If a majority of philosophers and thinkers believed that cannibalism is not a big sin or a crime, at what point of time in human history cannibals became criminals? The criminal-anthropophagus cannot be by definition be the subject of an ethical discourse to coincide with the dynamics of nature. The removal of cannibals from the ruling cultures of Christianity and making them completely savage is what made them criminals. Francisco de Vitoria’s texts like
On Dietary Laws or Self-Restraint
were examples of creating a discourse around the ethical questions of eating and co-existence. Much later when Freud announced the relationship between the neurotic and the savage with his explication of the Australian aborigines, the conformist beliefs around the ethics began to change.

The science of anthropophagy is the science of eating flesh. When the anthropophagus went to the city, it is not only the history of cannibalism that was overturned, but the discourses concerned with the state and civil society. The Hobbesian formulation of the theory of the state of nature alienated anthropophagy. Avramescu believes with certainty that when the antropophagy disappeared, the idea of reconstructing law in purely utilitarian terms emerged. What interestingly evolved here is the State as the new agent of absolute cruelty. At the same time, the disappeared or rather the diminished cannibals reappeared as the master killers of all state. The difference between the chopped limbs and the torn body parts by a suicide bomb attack is an example of this transition.

Are we not then the descendents of cannibals? Our civility and manners may not entertain a question like this. The doubt which Columbus had in his mind in his first voyage to America about the tribe called 'Caniba' was that they may be the men of the Chinese Great Khan. We also nourish the same doubt in the world of simulations and cyber crimes. The art of eating flesh has translated into the  venerable platforms of good eating with the coming up of the Christian church fathers. What then is the role of a communist society? Avramescu claims that from Warville to Lenin, theft is seen as a component of natural freedom usurped by the civilised order. Who can deny the fact that the original communism is one of generalised theft? It is exactly in the same way that the cannibal societies are described. Far fetched it may seem, Avramescu’s argument is valid when we look at the histories of primitive communism and the transition to the modern state.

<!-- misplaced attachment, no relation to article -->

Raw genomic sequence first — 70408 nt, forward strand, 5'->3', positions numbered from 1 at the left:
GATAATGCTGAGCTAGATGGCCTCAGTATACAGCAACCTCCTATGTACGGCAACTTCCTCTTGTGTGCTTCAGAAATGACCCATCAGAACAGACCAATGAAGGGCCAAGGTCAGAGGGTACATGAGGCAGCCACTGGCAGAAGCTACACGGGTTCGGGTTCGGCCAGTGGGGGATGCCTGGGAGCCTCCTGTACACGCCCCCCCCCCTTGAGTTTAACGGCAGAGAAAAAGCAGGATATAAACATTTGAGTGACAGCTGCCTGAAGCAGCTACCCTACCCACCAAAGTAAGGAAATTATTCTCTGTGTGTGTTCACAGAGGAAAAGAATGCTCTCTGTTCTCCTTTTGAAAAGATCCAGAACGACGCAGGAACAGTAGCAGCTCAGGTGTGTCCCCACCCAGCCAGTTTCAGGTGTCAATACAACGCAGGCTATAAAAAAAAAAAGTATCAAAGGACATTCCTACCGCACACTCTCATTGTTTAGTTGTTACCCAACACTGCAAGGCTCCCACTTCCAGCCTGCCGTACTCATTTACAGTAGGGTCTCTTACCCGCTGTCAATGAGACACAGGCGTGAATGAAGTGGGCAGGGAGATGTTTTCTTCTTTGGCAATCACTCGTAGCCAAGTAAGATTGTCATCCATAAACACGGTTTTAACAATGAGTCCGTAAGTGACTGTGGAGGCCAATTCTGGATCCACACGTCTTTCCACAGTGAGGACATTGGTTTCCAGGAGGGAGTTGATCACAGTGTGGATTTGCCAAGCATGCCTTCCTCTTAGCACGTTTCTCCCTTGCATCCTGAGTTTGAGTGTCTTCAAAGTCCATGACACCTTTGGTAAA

The time has come to reread and debunk the fixities of all philosophies. It is a fact no one can deny that cannibal cultures had a tremendous support from various schools of philosophy. The need for the needy is stressed, where one may not by any probability vanish like the columns in a punch cartoon. Alistair Ian Blyth has done an excellent translation of Avramescu’s text into English and no where the quality of the original, it seems, vanishes. This text, doubtless, is an important document for all discourse concerned with state, civility, ethics and the power domains comprising eating the flesh, manner creations and what the future philosophy may tell us about the living cannibals.

Krishnan Unni P teaches in English at Deshbandhu College, Delhi University. He can be contacted at apskup@yahoo.co.in.

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Krishnan Unni P

Krishnan Unni P